The original building was designed by Victor Gruen & Associates, the pioneering firm that partly invented the indoor mall. Although the building has not been designated a Historic-Cultural Landmark by the City of Los Angeles, the exterior is considered potentially significant. GPI and HLW chose to preserve key elements of the original exterior, which features classically inspired white concrete pilasters at 25-foot intervals that flare outward to support a roof of mansard style. On a much smaller scale, the redesign retained some of the original May Company terrazzo flooring.
“I am very pleased that this restriction has been imposed on us,” said Sejal Sonani, AIA, general manager of HLW’s Los Angeles office. “It tells a better story: it’s what was there before and it’s the new insertion into it. There’s something about keeping the urban fabric of Los Angeles alive as it undergoes all the changes.
The adaptation eliminates the masonry walls that made Macy’s a sunless box and replaces them with floor-to-roof windows that give the office spaces expansive views. HLW’s signature modification involved cutting out a 52-foot-wide courtyard, removing the roof and exterior walls to separate the building into two halves. The yard slopes down to the basement, bringing in enough natural light to make it feel at ground level. A beautiful paneled staircase connects the three floors.
As large as the project was, it required relatively minimal approvals from the city. GPI chose not to modify the building envelope, and the move from retail to office did not trigger any significant municipal or environmental review.
These details, however, do not match the enormity next door.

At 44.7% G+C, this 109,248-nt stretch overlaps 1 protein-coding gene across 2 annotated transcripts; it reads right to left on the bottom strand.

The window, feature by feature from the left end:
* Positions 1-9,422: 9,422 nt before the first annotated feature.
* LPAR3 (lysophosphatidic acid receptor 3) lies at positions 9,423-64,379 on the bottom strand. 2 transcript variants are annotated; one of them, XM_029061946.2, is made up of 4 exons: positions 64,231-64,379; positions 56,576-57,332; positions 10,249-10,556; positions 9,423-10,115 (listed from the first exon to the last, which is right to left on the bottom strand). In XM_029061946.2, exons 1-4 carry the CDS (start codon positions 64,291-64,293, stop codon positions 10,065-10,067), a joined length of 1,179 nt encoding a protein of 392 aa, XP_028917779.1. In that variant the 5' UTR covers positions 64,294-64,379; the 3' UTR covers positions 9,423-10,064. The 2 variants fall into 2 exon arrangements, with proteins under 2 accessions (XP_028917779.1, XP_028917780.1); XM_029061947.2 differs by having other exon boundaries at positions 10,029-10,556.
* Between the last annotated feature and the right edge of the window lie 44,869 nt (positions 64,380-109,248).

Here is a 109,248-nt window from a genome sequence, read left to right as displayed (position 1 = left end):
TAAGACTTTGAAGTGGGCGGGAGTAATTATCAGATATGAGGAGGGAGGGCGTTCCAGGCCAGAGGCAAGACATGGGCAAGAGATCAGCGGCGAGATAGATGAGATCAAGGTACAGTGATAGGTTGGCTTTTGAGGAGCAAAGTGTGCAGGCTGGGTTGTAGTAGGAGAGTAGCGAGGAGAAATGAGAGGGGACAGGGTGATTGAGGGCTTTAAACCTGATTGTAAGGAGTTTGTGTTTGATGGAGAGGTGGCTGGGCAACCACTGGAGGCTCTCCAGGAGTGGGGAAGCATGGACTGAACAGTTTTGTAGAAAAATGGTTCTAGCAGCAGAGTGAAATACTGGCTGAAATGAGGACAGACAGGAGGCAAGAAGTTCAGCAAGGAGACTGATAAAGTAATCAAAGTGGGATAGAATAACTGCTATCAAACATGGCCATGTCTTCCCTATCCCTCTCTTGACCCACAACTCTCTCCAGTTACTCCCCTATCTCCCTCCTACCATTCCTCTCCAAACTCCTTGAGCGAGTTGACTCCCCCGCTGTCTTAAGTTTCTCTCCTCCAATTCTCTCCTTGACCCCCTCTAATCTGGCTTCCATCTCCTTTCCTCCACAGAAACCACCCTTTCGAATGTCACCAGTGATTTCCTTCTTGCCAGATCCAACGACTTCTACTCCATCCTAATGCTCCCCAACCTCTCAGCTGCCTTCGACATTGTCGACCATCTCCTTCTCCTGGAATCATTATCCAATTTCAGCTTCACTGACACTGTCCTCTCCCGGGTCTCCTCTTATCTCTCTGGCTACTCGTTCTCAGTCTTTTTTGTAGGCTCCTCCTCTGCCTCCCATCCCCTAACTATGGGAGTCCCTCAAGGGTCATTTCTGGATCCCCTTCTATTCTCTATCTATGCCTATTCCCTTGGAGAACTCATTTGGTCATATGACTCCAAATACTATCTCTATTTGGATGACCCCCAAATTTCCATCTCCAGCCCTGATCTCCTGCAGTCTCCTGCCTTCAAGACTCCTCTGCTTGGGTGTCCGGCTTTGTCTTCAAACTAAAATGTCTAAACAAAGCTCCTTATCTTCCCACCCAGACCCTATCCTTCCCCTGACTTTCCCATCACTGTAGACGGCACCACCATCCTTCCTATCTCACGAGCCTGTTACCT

The original May Co. was a stand-alone box adjacent to a bowling alley, single-screen movie theater, and retail store. Most of it was razed in the early 1980s to make way for the Westside Pavilion shopping centre, a postmodern shopping extravaganza designed by The Jerde Partnership, which is itself being converted into offices under developer Hudson Pacific and the Gensler architecture firm. The two projects are legally distinct but are functionally and stylistically related. Longer and taller than West End, the mass of Westside Pavilion – more than twice the square footage of West End – resembles that of a container ship. Both projects rely on clean lines and black glass and coatings in a sort of inviting corporate modernism. (Google, which leased the converted Westside Pavilion, did not make tours of the building or photographs available to the press).
The buildings are no longer connected, but they will share a newly constructed parking structure and, like the old shopping complex, will likely be interpreted as a single complex by casual observers.
The West End’s biggest disappointment is at street level. Although the courtyard and new entrance on Pico Boulevard make the building more welcoming than Macy’s, the pandemic has dampened ambitions to activate the sidewalk. A set of rust-colored metal doors have been added to control entry from the street, and the planned retail and dining spaces facing the sidewalk will likely be absorbed into offices.
The result is a major urban intersection that hasn’t changed in decades. Across Pico is an austere 1960s bank that looks like a miniature version of the May Co. building, and across Overland is a modernist four-story office building. Diagonally across the intersection: a gas station.
As always, LA’s automotive-focused cityscape is anything but a giveaway.